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Although Chic easily overheats, she does not like wearing shorts to school because they show her muscular legs. She has not a bit of fat on her body, but her legs are bigger than all of the rest of the girls, and they make fun of her because she is different than they are.  Yes, she can run faster and jump higher than any of them, and she is chosen for teams right away, but because she looks different, she is fodder for derision. (And seeing other behavior in the children, I sometimes wonder if part of it also has to do with her pale skin and red hair.)

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Forgive me for being irritated that I am doing all I can to raise well-behaved, good-mannered, kind and caring children who do their best to excel at whatever they attempt (at least the first one–the jury is way out on whether the second one will even care about excelling) when it seems like the parents of my daughters’ peers are not bothering to raise them much at all and are apparently modeling inappropriate behavior. As parents I feel like Prince Charming and I might have failed Chic because we taught her humility, not how to face the bullies. We wanted to make sure she would not be a bully. We never dreamed one so successful in everything she does would be treated with such disrespect. (We are diligently working on this now.  Should we tell her when people make fun of her legs to say, “At least I don’t have skinny bird legs like you!” No, that is not how we believe anyone should be treated. But it is difficult to teach a child  humility without putting them in a position of getting squashed in school.)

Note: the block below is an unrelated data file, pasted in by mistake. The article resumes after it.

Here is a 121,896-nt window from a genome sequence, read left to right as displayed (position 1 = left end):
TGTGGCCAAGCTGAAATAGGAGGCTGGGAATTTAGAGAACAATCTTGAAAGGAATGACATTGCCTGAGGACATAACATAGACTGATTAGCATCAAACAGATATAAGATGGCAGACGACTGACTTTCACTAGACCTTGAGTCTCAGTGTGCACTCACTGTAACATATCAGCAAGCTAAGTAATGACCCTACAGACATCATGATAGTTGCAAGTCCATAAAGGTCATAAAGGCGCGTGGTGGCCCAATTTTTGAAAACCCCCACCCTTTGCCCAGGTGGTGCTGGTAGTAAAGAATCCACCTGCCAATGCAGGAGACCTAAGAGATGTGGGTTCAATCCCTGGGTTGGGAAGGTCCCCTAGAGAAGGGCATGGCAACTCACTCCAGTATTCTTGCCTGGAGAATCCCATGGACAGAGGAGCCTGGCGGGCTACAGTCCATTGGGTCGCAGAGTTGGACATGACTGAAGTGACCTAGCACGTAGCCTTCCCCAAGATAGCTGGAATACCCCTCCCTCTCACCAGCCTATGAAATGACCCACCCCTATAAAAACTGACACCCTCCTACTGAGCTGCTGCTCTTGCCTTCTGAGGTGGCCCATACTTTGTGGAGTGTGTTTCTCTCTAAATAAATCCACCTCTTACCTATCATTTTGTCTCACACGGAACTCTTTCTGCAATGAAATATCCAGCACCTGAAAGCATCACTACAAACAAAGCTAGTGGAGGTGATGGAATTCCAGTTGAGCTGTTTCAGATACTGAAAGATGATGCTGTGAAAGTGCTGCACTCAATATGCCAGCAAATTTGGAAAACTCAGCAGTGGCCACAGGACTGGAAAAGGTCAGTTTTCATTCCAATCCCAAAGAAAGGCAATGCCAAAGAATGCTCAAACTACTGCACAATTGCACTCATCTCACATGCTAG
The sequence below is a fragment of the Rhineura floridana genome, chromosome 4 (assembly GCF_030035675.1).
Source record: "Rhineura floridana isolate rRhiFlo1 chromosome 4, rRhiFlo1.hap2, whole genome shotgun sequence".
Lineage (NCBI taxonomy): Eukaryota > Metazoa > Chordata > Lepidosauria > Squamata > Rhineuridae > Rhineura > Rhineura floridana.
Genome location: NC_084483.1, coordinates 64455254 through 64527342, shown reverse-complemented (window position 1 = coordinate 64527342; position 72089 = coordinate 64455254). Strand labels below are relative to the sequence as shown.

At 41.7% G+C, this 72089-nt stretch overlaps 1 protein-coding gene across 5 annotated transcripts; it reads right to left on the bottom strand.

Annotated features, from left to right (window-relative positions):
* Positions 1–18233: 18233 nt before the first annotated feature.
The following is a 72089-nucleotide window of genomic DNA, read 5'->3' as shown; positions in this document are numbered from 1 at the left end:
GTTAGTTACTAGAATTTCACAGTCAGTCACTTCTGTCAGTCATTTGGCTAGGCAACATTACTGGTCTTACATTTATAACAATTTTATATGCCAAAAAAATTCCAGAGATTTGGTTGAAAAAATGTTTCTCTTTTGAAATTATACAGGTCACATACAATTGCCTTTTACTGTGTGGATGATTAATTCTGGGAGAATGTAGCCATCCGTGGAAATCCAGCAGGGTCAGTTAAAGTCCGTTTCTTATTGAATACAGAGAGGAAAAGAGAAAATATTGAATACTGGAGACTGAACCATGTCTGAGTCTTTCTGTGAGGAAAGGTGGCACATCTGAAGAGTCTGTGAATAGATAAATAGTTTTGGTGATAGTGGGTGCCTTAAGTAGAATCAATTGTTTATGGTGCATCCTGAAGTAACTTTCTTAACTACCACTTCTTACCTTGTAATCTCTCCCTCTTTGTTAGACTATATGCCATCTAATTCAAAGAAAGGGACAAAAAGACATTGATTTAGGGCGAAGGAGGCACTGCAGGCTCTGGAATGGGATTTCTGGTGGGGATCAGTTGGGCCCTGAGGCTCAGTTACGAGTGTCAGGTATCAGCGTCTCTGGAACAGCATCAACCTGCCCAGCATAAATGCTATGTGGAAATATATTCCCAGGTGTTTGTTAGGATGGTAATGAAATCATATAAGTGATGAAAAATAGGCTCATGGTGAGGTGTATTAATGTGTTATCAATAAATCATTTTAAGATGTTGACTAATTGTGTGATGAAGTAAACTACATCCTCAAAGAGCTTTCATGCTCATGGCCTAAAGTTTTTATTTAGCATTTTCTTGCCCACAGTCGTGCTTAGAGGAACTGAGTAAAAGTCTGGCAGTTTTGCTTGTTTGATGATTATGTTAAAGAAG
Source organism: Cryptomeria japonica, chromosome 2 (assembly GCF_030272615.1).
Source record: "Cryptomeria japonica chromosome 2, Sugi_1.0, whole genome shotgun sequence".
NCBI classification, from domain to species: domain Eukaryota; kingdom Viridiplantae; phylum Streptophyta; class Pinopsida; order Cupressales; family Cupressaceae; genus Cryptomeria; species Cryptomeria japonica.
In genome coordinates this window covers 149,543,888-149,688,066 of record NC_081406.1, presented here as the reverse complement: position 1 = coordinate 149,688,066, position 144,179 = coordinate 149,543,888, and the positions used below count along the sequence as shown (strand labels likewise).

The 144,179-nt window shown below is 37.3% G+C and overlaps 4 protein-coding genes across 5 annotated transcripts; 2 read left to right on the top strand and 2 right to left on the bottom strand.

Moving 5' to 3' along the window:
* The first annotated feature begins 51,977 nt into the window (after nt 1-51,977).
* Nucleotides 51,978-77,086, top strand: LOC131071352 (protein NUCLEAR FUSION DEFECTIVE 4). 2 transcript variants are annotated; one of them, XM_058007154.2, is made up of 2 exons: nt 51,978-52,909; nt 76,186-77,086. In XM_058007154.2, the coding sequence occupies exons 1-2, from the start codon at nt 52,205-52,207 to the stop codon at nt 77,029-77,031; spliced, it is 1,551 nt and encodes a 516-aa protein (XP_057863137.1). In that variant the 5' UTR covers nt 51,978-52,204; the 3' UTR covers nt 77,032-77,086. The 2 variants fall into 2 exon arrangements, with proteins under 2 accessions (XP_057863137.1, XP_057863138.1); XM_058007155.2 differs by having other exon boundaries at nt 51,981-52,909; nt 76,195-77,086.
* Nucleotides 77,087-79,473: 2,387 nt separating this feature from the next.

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When I was in elementary school, I remember my parents talking about a relative who married an African-American. (Let’s go back more than 30 years to near the very center of the United States.) During the discussion these words came out of my mom’s mouth: “It doesn’t bother me what they do, but it’s the kids who will suffer.” That caught my attention. I said, “Why does it hurt the kids?” Both of my parents explained that they would be neither “white” nor “black,” so neither family or race would fully accept them. I asked why. They explained how people do not accept people not like themselves. I said, “But your making the statement in the first place shows that you think they are different.” I loved my parents, and I truly think there were not much better ones put anywhere in the world, but potentially a filter in what they said in front of my brother and I would have been wise at such a time. Statements like that in front of children would likely encourage children treat the “unfortunate” children differently in most cases. It is no different today.